Derivative Contracts: operation and impact on the Cash Flow Statement
Derivative products take this name due to the fact that their value "Drift" the future performance of the value of an underlying asset. These are highly complex financial products characterized by the ability to magnify gains or losses, given the leverage inherent in these contracts. These tools are mainly used to pursue three different types of purposes:
- reduce financial risk of a pre-existing portfolio;
- take on risk exposures on financial quantities in order to make a profit;
- achieve a risk-free profit through combined transactions on the derivative and the underlying such as to capture any valuation differences.
Furthermore, derivative contracts they can be traded on regulated markets (the so-called listed derivatives) or in the so-called market "Over the counter" or an unregulated market where direct counterparties enter into contracts therefore named “OTC derivatives”. In this second type of market lie the problems of greater complexity: if, in fact, the value (the so-called fair value or mark to market) of a listed derivative can be easily inferred from the market, the value of an OTC derivative must be estimated and , following the reform of the financial statements following decree 139/2015, correctly represented also in the financial statements of joint-stock companies that adopt the national accounting standards.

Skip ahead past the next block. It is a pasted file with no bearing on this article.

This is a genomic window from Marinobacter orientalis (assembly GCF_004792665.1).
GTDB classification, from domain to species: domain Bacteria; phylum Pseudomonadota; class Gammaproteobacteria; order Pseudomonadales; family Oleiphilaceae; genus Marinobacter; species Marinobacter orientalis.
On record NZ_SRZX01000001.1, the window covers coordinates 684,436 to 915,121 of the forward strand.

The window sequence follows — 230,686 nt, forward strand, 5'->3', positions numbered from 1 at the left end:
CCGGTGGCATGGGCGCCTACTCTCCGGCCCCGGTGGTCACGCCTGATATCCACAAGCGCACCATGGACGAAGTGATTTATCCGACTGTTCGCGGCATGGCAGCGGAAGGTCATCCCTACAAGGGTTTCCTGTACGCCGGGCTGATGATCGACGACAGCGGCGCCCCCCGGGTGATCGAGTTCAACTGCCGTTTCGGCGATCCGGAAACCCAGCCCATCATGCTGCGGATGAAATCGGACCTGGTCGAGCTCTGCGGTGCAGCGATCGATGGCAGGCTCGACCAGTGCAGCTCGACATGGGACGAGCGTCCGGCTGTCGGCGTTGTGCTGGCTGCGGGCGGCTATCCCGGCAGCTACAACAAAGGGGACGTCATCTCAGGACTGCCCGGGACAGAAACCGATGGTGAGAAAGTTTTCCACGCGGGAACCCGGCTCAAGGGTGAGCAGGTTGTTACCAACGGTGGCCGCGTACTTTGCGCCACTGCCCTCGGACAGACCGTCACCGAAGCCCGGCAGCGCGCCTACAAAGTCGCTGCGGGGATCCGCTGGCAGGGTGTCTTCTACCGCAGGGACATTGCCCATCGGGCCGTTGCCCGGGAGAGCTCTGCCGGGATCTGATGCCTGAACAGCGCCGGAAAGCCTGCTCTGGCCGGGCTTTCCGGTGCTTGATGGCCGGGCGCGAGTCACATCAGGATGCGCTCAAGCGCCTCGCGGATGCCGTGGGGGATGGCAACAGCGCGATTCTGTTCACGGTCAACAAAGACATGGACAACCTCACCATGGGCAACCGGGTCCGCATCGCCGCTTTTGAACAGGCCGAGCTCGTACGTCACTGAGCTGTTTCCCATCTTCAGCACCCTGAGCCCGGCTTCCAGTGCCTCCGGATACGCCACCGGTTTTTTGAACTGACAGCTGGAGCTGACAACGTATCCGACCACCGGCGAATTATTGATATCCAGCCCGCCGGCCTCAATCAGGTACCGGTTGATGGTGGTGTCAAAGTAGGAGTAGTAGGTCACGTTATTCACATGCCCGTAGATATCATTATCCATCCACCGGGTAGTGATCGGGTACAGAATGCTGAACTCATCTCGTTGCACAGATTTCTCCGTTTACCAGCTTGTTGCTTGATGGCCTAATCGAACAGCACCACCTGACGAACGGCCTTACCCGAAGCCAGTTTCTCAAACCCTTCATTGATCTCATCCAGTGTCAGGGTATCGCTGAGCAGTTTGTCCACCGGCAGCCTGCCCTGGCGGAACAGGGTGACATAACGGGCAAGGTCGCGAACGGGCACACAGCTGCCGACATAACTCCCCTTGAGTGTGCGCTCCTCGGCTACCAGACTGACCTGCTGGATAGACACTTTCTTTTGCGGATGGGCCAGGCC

- How they represent themselves derivatives in company financial statements?
- How theirs works accounting?
- How to infer the effects of the same on corporate cash flows?
- How to analyze the overall impacts what do they have in a company's balance sheet?
These are some of the questions addressed in this webinar.
Alessandro FISCHETTI - Leanus Administrator
Ivan LEAF - Executive Partner at Finance
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